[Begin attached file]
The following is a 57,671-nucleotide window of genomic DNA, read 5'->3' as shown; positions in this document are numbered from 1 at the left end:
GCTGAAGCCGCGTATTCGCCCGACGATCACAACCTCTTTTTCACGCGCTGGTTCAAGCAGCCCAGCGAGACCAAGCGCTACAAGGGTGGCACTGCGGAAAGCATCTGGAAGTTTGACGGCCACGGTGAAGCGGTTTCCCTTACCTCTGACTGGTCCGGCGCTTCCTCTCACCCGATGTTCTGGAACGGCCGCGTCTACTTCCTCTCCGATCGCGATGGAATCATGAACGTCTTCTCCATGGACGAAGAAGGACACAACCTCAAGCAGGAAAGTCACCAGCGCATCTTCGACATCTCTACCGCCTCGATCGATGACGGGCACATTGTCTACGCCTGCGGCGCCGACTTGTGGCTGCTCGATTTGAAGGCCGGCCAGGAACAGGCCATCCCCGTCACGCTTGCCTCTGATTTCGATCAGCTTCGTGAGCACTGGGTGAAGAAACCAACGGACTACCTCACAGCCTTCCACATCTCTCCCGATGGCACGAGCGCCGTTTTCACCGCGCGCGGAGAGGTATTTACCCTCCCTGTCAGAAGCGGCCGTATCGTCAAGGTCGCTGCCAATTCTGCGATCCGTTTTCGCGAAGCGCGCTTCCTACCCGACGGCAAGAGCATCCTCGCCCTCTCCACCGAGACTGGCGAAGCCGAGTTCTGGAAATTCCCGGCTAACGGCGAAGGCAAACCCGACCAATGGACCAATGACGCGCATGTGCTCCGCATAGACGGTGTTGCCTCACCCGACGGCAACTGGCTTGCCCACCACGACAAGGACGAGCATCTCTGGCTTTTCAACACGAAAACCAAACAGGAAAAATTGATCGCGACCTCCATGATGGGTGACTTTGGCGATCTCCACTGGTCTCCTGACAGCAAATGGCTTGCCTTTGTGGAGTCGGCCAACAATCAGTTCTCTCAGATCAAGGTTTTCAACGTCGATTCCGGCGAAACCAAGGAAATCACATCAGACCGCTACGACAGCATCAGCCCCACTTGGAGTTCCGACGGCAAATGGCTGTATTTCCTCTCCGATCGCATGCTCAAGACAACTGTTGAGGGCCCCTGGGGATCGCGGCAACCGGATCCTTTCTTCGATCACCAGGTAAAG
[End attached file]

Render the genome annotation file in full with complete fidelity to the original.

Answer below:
The following is a 57,671-nucleotide window of genomic DNA, read 5'->3' as shown; positions in this document are numbered from 1 at the left end:
GCTGAAGCCGCGTATTCGCCCGACGATCACAACCTCTTTTTCACGCGCTGGTTCAAGCAGCCCAGCGAGACCAAGCGCTACAAGGGTGGCACTGCGGAAAGCATCTGGAAGTTTGACGGCCACGGTGAAGCGGTTTCCCTTACCTCTGACTGGTCCGGCGCTTCCTCTCACCCGATGTTCTGGAACGGCCGCGTCTACTTCCTCTCCGATCGCGATGGAATCATGAACGTCTTCTCCATGGACGAAGAAGGACACAACCTCAAGCAGGAAAGTCACCAGCGCATCTTCGACATCTCTACCGCCTCGATCGATGACGGGCACATTGTCTACGCCTGCGGCGCCGACTTGTGGCTGCTCGATTTGAAGGCCGGCCAGGAACAGGCCATCCCCGTCACGCTTGCCTCTGATTTCGATCAGCTTCGTGAGCACTGGGTGAAGAAACCAACGGACTACCTCACAGCCTTCCACATCTCTCCCGATGGCACGAGCGCCGTTTTCACCGCGCGCGGAGAGGTATTTACCCTCCCTGTCAGAAGCGGCCGTATCGTCAAGGTCGCTGCCAATTCTGCGATCCGTTTTCGCGAAGCGCGCTTCCTACCCGACGGCAAGAGCATCCTCGCCCTCTCCACCGAGACTGGCGAAGCCGAGTTCTGGAAATTCCCGGCTAACGGCGAAGGCAAACCCGACCAATGGACCAATGACGCGCATGTGCTCCGCATAGACGGTGTTGCCTCACCCGACGGCAACTGGCTTGCCCACCACGACAAGGACGAGCATCTCTGGCTTTTCAACACGAAAACCAAACAGGAAAAATTGATCGCGACCTCCATGATGGGTGACTTTGGCGATCTCCACTGGTCTCCTGACAGCAAATGGCTTGCCTTTGTGGAGTCGGCCAACAATCAGTTCTCTCAGATCAAGGTTTTCAACGTCGATTCCGGCGAAACCAAGGAAATCACATCAGACCGCTACGACAGCATCAGCCCCACTTGGAGTTCCGACGGCAAATGGCTGTATTTCCTCTCCGATCGCATGCTCAAGACAACTGTTGAGGGCCCCTGGGGATCGCGGCAACCGGATCCTTTCTTCGATCACCAGGTAAAG